• The Personal Information Protection and Electronic Documents Act (PIPEDA)
https://www.priv.gc.ca/en/privacy-topics/privacy-laws-in-canada/the-personal-information-protection-and-electronic-documents-act-pipeda/
• Ontario’s Personal Health Information Protection Act, with respect to health information custodians.
https://www.ontario.ca/laws/statute/04p03
• Canada Revenue Agency – Keeping Records
http://www.cra-arc.gc.ca/records/

Why do smartphone users prefer Wi-Fi networks over 3G/4G?

Why do smartphone users prefer Wi-Fi networks over 3G/4G?

Written by Monica Ferrari

OpenSignal released a report about the amount of time smartphone users worldwide spend on Wi-Fi. Based on results, people in countries with developed mobile networks prefer Wi-Fi over 3G/4G, especially when data is expensive and limited.

As per the Global State of Mobile Networks report carried out by OpenSignal; a company that focuses on wireless coverage mapping, smartphone users in almost all developed countries spend more time on Wi-Fi networks rather than 3G/4G mobile ones. The findings refer to data points collected from 822,556 users across 95 countries. Let’s have a look at the main aspects that determine why users prefer connecting to the internet through Wi-Fi instead of using a cellular network.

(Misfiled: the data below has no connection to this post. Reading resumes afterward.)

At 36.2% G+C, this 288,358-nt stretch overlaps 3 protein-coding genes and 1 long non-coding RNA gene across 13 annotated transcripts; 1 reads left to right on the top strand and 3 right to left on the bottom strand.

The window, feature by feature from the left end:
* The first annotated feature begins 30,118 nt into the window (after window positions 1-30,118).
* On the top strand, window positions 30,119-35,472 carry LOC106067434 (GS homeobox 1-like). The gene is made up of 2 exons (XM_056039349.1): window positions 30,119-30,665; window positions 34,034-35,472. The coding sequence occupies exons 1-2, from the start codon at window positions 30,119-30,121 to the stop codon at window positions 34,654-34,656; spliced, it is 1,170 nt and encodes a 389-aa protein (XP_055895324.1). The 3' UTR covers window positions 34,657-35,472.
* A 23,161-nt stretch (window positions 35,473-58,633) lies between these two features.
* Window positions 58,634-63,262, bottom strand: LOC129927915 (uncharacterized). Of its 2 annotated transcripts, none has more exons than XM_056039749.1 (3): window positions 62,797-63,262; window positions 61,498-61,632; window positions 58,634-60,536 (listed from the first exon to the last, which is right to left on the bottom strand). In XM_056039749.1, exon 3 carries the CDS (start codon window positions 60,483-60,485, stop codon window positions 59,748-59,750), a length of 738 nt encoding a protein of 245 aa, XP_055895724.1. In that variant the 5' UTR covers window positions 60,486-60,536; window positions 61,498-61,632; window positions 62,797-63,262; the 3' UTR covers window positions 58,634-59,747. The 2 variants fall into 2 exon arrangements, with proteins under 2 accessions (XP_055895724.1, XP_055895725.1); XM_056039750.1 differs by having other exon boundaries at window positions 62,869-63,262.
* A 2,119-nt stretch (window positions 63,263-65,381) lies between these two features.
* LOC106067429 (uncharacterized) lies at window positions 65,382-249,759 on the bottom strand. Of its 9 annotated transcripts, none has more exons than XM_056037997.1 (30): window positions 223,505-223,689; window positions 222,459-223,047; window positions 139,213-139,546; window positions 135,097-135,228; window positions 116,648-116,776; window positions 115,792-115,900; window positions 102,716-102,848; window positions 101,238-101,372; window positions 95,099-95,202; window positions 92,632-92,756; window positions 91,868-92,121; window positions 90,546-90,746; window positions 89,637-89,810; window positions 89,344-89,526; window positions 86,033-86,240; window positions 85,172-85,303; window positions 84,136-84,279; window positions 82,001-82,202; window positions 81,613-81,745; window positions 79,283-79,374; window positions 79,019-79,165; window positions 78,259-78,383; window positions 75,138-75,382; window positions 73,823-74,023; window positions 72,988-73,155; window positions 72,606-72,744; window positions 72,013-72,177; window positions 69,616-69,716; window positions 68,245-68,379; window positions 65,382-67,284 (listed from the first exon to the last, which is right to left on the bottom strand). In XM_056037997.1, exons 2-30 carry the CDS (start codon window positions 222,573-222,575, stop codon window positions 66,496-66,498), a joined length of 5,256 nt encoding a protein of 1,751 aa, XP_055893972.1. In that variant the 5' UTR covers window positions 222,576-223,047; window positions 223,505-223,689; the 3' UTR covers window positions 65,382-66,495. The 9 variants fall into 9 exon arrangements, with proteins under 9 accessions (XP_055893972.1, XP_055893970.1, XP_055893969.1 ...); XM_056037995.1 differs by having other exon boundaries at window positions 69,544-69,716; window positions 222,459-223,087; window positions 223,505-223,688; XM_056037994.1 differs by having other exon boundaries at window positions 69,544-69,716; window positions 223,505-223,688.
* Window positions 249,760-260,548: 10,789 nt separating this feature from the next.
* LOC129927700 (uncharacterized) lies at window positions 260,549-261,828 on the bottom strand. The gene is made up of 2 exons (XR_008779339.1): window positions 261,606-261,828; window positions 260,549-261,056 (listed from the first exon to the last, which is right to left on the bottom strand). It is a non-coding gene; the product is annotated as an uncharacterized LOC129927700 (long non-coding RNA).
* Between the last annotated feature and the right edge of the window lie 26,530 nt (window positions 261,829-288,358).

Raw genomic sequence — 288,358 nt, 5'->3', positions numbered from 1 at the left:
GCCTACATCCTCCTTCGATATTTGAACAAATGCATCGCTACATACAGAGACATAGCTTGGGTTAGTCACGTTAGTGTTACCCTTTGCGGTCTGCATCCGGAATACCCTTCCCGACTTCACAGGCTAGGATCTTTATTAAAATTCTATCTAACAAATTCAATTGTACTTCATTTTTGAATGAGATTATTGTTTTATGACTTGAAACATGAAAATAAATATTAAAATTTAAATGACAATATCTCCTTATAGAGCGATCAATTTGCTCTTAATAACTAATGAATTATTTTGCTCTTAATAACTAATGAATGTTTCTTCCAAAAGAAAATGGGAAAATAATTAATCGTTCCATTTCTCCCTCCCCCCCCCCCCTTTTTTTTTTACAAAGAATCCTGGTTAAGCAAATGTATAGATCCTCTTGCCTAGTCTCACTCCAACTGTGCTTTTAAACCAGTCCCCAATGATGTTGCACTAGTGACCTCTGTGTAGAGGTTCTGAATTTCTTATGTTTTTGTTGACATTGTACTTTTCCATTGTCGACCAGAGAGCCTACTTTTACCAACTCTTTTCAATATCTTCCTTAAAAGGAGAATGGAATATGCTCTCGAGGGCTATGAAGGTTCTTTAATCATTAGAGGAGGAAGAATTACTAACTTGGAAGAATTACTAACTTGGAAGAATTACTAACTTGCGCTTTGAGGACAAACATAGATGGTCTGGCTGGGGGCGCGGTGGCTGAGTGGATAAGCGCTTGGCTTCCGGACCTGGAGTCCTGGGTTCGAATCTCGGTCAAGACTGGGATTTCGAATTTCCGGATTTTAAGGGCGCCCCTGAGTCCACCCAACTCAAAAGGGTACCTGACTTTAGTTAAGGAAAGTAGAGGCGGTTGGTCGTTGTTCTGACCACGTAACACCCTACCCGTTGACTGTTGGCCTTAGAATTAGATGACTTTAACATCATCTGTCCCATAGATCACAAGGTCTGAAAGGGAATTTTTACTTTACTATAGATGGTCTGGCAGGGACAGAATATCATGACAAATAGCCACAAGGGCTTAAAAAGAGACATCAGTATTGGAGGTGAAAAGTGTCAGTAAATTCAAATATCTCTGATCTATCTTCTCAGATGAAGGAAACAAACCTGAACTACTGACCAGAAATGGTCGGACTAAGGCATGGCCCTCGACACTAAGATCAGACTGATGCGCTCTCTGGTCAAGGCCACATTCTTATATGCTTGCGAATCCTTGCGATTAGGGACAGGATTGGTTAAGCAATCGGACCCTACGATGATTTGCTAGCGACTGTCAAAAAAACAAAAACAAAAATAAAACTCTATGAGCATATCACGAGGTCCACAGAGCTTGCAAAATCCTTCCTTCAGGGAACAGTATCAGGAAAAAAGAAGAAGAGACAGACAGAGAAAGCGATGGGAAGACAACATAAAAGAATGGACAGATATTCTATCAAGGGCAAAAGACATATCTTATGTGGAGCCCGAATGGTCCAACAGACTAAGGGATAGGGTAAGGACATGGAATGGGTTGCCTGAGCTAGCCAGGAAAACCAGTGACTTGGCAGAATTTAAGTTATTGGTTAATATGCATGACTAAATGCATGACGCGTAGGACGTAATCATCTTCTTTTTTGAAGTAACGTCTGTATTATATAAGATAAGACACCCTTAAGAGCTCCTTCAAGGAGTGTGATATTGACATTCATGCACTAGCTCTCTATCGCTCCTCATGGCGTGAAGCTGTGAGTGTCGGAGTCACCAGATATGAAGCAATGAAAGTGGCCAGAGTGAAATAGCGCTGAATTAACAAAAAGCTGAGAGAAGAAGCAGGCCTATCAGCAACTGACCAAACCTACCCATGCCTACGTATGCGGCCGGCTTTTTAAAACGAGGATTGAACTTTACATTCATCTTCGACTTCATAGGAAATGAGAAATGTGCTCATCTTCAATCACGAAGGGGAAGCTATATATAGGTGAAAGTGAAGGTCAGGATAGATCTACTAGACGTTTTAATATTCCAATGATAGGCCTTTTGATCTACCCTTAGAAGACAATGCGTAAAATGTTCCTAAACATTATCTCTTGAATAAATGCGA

Wi-Fi availability

Smartphone users prefer Wi-Fi than 4G. The report’s “Time on Wi-Fi” graph shows that developed mobile markets, like the Netherlands, New Zealand, Germany and Belgium, are at the top positions in the list meaning they are more keen to use Wi-Fi over 3G/4G. The Netherlands is at the top of this list as its users spend 70% of their time on Wi-Fi. The main reason for this is that broadband service providers in these countries are supplying millions of Wi-Fi hotspots. For instance, Ziggo, the largest cable operator in the Netherlands, provides 1.9 million Wi-Fi spots throughout the country. On the contrary, most developing markets do not always benefit from a fixed wireless broadband and in many cases, they lack Wi-Fi provisioning. This aspect explains why countries such as Afghanistan, Myanmar and Ethiopia rank at the bottom of the survey.

Mobile data prices

In countries where mobile data is expensive, the cost for GB offered in mobile plans can be higher than a broadband connection. Accordingly, users can save money taking advantage of Wi-Fi. Therefore, internet users in countries like the Netherlands and Germany spend 70% and 62%, respectively, of time on Wi-Fi, although they are provided with high speed and well-performing 3G and 4G networks.

Data limitation